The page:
When Ninja Gaiden: Master Collection releases in June, the compilation will feature three classic games: Ninja Gaiden Sigma, Ninja Gaiden Sigma 2, and Ninja Gaiden 3: Razor’s Edge. While these titles should be welcome for newcomers, some longtime fans might be a bit disappointed that the compilation does not include Ninja Gaiden Black or Ninja Gaiden II. There is a reason for these exclusions, however: it seems that the data has been lost by publisher Koei Tecmo. Team Ninja brand manager Fumihiko Yasuda revealed as such in Weekly Famitsu (translated by Kotaku). Sadly, it seems this prevented the developer from including the games.
“I am aware there are pros and cons,” Yasuda said in Weekly Famitsu. “For me personally, Ninja Gaiden II was my debut, and so I have a deep feeling for it. But there’s another reason for this choice. To be honest, there are only fragments of the data that remain. We couldn’t salvage them. However, when developing Sigma Plus and Sigma Plus 2 [for the PlayStation Vita], we got as much of this kind of data together as we could and organized it. Because we use utilize that is the reason why we selected Sigma.”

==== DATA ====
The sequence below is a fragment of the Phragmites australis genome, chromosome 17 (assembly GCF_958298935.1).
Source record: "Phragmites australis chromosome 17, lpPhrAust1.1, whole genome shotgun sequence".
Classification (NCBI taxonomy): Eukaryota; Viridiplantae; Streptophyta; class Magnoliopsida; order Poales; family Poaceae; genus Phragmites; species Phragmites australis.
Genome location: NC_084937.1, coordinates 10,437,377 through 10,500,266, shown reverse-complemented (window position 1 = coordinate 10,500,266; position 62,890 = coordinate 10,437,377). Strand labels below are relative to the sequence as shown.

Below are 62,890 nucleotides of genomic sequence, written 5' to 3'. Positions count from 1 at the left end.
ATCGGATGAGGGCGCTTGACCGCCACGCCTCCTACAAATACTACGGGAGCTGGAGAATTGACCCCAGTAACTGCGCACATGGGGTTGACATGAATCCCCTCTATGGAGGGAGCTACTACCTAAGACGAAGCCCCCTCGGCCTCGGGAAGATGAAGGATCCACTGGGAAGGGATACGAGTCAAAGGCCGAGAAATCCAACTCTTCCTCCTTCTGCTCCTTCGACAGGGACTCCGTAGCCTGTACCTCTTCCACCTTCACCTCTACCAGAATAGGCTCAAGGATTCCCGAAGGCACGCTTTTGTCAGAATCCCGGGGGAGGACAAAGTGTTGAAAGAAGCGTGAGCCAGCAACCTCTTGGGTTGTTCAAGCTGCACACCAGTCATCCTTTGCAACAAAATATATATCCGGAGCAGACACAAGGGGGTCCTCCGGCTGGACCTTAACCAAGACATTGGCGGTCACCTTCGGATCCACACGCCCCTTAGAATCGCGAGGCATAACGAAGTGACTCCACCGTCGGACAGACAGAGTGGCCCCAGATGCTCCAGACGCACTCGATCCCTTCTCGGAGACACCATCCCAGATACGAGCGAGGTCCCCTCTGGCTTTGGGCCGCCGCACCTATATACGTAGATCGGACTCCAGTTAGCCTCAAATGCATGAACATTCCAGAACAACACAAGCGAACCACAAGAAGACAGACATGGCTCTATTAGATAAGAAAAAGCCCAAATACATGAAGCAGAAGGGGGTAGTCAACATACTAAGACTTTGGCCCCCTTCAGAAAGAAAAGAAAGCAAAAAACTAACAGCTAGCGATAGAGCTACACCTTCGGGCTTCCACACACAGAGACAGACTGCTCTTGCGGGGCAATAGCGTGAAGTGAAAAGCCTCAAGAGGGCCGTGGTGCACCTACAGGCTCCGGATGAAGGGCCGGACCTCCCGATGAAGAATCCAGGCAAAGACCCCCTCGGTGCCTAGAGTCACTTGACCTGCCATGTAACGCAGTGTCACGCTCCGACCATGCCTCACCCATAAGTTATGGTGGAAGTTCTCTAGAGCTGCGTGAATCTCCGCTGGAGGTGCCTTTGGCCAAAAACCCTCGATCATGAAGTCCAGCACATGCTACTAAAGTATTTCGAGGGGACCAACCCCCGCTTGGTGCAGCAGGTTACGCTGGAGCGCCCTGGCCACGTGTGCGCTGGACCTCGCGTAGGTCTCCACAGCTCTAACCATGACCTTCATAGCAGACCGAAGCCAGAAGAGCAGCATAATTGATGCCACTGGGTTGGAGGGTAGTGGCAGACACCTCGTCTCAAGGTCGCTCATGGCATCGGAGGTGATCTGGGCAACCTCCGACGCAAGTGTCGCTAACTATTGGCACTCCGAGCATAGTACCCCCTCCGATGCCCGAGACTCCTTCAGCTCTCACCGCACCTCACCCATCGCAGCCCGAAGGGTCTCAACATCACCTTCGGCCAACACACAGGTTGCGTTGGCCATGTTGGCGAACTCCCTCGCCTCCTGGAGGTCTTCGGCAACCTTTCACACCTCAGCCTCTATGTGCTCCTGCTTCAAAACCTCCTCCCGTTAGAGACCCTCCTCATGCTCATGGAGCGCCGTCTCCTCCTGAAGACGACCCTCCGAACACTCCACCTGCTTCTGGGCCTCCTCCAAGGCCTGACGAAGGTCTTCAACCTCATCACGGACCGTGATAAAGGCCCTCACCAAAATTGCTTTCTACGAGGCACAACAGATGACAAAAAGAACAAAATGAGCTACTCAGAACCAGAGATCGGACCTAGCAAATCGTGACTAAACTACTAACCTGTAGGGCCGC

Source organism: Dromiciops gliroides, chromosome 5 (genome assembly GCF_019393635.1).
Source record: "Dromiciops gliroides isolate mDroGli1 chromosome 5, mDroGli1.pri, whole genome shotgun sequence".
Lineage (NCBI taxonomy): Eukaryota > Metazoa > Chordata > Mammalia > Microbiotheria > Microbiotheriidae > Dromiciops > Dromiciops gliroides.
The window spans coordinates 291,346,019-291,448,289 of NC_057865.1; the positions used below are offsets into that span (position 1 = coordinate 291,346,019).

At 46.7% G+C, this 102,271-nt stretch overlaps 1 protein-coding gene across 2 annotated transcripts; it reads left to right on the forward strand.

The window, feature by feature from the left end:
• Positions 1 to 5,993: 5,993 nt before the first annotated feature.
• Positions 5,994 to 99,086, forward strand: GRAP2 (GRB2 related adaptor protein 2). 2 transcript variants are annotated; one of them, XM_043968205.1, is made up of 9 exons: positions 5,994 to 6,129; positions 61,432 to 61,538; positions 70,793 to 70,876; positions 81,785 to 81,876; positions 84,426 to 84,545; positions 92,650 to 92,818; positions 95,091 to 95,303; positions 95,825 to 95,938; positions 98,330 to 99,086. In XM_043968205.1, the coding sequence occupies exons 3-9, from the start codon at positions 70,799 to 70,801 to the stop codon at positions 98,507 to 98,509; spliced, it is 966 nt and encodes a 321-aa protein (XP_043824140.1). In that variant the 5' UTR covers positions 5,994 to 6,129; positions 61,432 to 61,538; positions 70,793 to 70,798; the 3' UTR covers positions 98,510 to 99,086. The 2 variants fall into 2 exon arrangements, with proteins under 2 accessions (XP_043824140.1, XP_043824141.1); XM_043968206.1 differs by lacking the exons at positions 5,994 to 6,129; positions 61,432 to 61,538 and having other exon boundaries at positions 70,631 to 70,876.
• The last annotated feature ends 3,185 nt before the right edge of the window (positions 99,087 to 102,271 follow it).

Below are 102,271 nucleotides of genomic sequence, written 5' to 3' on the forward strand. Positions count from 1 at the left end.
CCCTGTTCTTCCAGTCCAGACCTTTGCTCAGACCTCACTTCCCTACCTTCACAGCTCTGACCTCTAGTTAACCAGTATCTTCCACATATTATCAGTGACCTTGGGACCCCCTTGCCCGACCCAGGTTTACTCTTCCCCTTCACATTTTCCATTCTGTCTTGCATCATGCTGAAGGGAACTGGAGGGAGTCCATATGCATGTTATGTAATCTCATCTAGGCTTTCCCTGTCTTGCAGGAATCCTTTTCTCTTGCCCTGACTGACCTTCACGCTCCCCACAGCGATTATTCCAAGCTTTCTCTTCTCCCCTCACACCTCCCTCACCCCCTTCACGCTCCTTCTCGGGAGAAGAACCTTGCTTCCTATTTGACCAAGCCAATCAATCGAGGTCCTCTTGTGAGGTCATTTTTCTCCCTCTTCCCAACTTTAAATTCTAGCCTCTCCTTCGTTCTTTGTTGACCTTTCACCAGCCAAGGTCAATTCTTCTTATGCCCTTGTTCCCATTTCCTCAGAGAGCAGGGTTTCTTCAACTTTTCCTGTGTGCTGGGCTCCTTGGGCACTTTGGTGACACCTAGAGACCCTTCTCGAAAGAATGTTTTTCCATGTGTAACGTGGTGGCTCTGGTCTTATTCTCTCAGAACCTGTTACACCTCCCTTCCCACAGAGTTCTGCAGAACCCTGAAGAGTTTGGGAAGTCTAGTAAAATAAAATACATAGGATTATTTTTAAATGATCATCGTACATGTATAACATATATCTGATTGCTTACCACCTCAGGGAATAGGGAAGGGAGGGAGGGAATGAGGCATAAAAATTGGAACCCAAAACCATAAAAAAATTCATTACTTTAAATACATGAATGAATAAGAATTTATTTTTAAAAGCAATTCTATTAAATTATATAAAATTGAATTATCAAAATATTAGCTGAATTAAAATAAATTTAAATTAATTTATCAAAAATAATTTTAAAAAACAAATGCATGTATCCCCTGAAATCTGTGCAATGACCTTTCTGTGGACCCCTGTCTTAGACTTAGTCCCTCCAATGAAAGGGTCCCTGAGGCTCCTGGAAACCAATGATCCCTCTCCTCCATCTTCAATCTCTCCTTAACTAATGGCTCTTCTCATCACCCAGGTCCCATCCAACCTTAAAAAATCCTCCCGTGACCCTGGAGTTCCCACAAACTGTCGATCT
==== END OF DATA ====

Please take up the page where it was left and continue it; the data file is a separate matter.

Unfortunately, Yasuda’s comments highlight one of the biggest struggles of the video game industry: preservation. The video game industry has notoriously had a lot of difficulties over the years when it comes to preserving concept art, storyboards, and even entire games. While the industry has gained a lot more awareness about the importance of preservation, Ninja Gaiden: Master Collection highlights just how widespread the problem remains.
The Ninja Gaiden games have had a complex history, which can get a little confusing for newcomers! Ninja Gaiden first released on Xbox in 2004, followed by Ninja Gaiden Black on Xbox in 2005, and Sigma on PS3 in 2007. Black received an Xbox One X upgrade in 2019, boosting its visuals. Ninja Gaiden 2 released on Xbox 360 in 2008, and was ported to PS3 as Sigma 2 in 2009. The Sigma versions did not involve director Tomonobu Itagaki, and feature a number of alterations from the original versions. As such, some fans prefer Black and the original version of Ninja Gaiden II to the Sigma games.
Are you disappointed that Ninja Gaiden Black and Ninja Gaiden II won’t appear in Ninja Gaiden: Master Collection? Do you plan on picking up the compilation? Let us know in the comments or share your thoughts directly on Twitter at @Marcdachamp to talk about all things gaming!